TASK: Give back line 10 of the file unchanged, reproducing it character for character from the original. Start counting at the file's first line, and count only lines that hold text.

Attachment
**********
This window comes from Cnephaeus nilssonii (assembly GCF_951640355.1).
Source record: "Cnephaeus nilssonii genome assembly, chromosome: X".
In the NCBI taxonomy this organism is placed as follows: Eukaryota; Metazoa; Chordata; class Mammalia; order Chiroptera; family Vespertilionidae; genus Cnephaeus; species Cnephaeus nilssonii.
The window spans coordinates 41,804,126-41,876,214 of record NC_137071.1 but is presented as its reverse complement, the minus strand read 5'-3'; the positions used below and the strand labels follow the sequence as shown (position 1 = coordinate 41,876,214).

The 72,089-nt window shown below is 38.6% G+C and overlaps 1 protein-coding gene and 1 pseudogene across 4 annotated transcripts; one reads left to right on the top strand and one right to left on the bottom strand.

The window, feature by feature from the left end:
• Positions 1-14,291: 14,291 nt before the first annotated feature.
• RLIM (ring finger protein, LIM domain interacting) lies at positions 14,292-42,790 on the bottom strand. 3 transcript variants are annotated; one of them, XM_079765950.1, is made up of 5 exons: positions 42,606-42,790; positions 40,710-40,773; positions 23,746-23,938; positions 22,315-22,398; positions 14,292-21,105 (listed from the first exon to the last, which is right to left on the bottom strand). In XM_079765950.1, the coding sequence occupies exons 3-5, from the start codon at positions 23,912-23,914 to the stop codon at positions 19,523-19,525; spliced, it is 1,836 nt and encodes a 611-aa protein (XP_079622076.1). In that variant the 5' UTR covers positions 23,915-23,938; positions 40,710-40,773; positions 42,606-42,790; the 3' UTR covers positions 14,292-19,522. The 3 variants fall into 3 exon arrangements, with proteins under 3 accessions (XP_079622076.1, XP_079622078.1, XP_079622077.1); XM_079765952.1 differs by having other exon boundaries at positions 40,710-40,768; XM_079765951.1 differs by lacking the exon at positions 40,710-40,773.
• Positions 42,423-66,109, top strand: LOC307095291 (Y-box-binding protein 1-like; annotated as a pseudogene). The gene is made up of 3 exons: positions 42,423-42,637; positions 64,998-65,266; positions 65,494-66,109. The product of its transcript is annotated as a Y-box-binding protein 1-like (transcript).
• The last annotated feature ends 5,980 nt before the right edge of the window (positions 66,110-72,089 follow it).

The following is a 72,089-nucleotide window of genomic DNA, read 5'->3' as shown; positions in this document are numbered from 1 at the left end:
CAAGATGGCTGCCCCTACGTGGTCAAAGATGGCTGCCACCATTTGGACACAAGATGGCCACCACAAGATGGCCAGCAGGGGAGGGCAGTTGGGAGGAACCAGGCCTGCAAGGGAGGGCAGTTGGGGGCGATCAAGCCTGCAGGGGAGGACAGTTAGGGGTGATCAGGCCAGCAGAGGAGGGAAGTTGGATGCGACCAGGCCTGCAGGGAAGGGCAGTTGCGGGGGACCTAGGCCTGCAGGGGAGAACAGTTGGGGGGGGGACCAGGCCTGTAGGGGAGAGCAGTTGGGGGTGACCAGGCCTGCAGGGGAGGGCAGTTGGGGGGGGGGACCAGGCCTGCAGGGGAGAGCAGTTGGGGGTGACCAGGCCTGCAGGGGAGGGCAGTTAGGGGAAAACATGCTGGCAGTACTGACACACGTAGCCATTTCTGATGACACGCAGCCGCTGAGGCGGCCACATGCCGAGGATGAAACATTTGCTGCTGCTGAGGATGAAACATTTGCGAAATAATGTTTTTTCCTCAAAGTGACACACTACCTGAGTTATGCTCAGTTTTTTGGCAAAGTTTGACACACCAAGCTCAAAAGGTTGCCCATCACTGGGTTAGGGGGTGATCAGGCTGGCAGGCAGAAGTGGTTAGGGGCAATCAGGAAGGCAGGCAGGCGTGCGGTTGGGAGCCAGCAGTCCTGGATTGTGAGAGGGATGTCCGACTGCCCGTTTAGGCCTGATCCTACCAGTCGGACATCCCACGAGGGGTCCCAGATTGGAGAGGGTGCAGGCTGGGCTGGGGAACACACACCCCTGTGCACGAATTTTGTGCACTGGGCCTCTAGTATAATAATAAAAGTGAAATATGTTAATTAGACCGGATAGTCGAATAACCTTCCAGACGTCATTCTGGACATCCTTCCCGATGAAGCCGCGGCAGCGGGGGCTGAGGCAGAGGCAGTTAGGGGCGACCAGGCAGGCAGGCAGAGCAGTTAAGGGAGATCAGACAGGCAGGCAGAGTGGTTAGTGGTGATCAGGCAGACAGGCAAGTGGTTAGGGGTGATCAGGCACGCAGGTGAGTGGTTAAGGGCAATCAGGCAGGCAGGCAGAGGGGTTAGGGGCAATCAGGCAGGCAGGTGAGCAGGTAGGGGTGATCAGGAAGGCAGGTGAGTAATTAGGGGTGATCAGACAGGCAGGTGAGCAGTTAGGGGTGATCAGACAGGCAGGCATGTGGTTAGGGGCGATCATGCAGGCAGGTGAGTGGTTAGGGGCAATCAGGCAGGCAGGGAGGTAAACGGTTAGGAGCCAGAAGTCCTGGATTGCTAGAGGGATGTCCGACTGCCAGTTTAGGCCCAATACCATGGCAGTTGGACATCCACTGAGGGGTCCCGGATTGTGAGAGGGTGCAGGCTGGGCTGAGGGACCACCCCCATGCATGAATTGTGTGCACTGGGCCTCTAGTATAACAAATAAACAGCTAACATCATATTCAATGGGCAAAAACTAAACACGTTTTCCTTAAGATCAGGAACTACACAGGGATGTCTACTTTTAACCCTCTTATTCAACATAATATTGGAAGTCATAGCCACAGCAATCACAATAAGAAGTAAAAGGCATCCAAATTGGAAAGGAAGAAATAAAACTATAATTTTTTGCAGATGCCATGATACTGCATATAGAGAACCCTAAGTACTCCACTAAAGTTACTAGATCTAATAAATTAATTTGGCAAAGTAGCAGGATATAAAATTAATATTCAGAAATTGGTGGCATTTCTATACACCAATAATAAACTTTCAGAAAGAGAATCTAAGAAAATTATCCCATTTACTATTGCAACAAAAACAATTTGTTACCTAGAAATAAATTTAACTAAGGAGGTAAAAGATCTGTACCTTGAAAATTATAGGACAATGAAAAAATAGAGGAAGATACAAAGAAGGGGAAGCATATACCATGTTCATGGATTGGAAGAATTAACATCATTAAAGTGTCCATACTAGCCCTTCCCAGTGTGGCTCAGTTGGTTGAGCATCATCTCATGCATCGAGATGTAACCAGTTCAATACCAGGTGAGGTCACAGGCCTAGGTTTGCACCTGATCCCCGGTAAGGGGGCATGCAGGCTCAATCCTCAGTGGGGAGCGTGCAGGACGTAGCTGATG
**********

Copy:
• The last annotated feature ends 5,980 nt before the right edge of the window (positions 66,110-72,089 follow it).